Relaxing the tongue
This article is an introductory summary of the teachings of Zen Master Thích Thông Triệt on the topic, mainly based on the oral teaching of Bhikkhuni Zen Master Thích Nữ Triệt Như given for the Fundamental Meditation Course. For a comprehensive in-depth understanding, the reader is encouraged to attend the complete nine-seminar teaching program and read the writings of Master Thích Thông Triệt that are being progressively translated into English.
Why practice relaxing the tongue?
The tongue is an important part of the language formation process, and acting upon the tongue has the effect of inhibiting the language formation process, resulting in stopping the inner verbal talk.
First we withdraw the tongue a little and relax it so that it stays naturally inside the mouth cavity and is not pointing towards the roof of the mouth.
Some meditation techniques teach that, in order to stop our thoughts and inner talk, we should point the tongue towards the roof of the mouth. However, when we curl the tongue up in this way, we need to exert an intention to do so. This results in an effort that will activate the sympathetic nervous system.
When we practice this technique, we withdraw the tip of the tongue a little and relax it. In so doing, the tongue rests naturally inside the mouth cavity without touching anything, neither the teeth nor the bottom of the mouth cavity.
When we practice relaxing the tongue, we just keep the awareness that “I am relaxing the tongue”. The result is that there are no wandering thoughts.
We can practice sitting on a chair, however we should sit like we sit in meditation, with our back straight, our head straight, our body relaxed and our eyes half-closed looking down at a spot about two to three hand spans in front of us. One way to ensure that the back is straight is to have the two ears above the shoulders, and one way to keep the head straight is to have the tip of the nose aligned with the navel. When we keep our eyes half-closed looking at a spot in front of us, we avoid the problem of tiring the eyes (which occurs if we keep the eyes wide open) and the problem of feeling sleepy (which occurs if we keep the eyes closed). The posture with the back straight, the head straight, the body relaxed and the eyes half-closed looking at a spot about two to three hand spans in front of us is also the sitting meditation posture.
We keep one hand on top of the other, the two arms relaxed and the thumbs touching each other. We remove our spectacles. We keep our lips naturally closed and our teeth slightly open, not clenched.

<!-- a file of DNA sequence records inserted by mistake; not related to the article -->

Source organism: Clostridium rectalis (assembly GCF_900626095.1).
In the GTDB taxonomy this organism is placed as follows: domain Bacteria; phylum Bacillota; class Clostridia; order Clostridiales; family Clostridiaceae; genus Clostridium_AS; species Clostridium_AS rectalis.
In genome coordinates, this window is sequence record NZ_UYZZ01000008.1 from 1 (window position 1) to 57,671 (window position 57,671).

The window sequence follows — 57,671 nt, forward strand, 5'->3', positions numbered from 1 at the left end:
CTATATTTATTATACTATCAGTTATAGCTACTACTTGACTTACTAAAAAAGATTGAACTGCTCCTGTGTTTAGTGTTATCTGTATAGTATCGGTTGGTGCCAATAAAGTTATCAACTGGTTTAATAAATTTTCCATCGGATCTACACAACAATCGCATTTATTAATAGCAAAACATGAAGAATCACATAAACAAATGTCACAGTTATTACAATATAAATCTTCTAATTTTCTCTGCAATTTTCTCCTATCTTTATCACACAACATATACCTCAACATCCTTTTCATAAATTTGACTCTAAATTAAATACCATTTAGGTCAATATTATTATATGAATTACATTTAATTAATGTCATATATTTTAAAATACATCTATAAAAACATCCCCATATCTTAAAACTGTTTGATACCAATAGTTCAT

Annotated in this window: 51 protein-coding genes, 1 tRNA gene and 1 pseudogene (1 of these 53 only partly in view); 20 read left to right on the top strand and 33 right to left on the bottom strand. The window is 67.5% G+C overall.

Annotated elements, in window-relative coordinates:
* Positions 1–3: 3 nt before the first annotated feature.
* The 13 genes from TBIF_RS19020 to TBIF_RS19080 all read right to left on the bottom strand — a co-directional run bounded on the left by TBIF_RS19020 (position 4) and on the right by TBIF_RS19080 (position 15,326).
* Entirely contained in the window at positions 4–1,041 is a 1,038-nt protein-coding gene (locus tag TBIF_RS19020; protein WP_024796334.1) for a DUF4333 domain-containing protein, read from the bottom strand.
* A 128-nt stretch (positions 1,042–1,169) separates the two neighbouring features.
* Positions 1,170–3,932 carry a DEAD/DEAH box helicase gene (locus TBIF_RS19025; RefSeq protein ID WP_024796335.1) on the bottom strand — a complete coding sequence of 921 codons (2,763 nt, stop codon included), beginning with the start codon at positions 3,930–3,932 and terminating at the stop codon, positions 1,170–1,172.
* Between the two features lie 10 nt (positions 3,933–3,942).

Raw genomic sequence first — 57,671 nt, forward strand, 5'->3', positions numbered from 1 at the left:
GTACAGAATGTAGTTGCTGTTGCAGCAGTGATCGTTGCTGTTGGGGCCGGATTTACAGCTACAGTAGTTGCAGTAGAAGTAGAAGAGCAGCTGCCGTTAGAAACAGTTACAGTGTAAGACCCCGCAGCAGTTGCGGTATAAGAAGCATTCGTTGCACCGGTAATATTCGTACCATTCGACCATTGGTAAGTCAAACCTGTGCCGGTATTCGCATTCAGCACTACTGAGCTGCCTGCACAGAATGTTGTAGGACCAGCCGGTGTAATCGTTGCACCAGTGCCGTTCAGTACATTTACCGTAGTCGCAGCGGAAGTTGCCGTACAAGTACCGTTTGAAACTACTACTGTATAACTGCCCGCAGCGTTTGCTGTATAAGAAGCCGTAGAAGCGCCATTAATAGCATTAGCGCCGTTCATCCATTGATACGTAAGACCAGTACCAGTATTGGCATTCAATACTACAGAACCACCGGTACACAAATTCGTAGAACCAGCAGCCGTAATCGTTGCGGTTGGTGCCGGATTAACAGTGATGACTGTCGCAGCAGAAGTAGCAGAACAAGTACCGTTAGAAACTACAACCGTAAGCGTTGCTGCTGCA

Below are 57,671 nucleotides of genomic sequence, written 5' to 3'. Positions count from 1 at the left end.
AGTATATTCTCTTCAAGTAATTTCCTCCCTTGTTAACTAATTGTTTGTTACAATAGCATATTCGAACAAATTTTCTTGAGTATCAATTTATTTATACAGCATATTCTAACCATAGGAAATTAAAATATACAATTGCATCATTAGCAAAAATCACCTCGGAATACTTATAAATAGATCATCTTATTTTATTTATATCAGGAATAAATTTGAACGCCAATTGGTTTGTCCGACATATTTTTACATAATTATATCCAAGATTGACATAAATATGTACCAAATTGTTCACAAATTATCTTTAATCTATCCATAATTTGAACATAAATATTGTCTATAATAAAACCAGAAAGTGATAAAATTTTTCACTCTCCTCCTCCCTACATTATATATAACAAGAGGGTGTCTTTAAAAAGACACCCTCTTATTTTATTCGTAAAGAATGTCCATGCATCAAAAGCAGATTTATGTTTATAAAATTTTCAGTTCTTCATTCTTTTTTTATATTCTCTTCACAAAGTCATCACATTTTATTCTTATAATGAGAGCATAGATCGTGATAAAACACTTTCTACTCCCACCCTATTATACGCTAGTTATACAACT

A sign that we are practicing correctly is the secretion of saliva. Saliva is secreted as a result of the parasympathetic system being activated. This system connects with many glands inside the body, including the saliva producing glands. However, if we practice incorrectly, or if we are angry, anguished or sad, the sympathetic nervous system is activated and inhibits saliva secretion, which results in a dry mouth.
We can start with practicing for five minutes, however better results will be achieved if we practice for 15 – 20 minutes. We may practice several times a day, in the morning, at midday and before bed.
Effect of practice
Our decision to start practicing meditation is a sign that our intellect has been awakened.
When we practice the relaxing-the-tongue technique, we have an intention “to relax” at the same time as we maintain our awareness. As a result, thoughts that agitate our mind are quietened down and our wordless awareness is activated. Our wordless awareness operates from the left rear hemisphere of the brain and consists of ultimate seeing, ultimate hearing, ultimate touch and ultimate cognition. In the instance of practicing relaxing the tongue, we activate ultimate touch. Please refer to the article “The Three Aspects of Knowing” for more details.
When we practice relaxing the tongue, the stimulus initiated by the tongue first reaches ultimate touch, and then is transmitted to the limbic system inside the brain. There, it activates the hypothalamus, which, in turn, activates the parasympathetic nervous system, if we practice correctly. The parasympathetic nervous system then secretes the biochemical acetylcholine at its extremities. Acetylcholine has the effect of regulating our blood pressure and the cholesterol and sugar blood levels, and helps improve memory. The hypothalamus also activates the endocrine system that regulates the function of our inner organs such as the liver, heart, stomach and digestive system. Please refer to the article “The biofeedback process in meditation” for more details.
In summary, practicing relaxing the tongue will result in a quiet mind in which there are no wandering or anxious thoughts. We feel our mind at peace and feel light and relaxed. As a consequence, we feel less angry, irritated, tense, sorrowful and discouraged. If we practice regularly, our physical health will improve, our blood pressure will be under control and our psychosomatic illnesses will be reduced.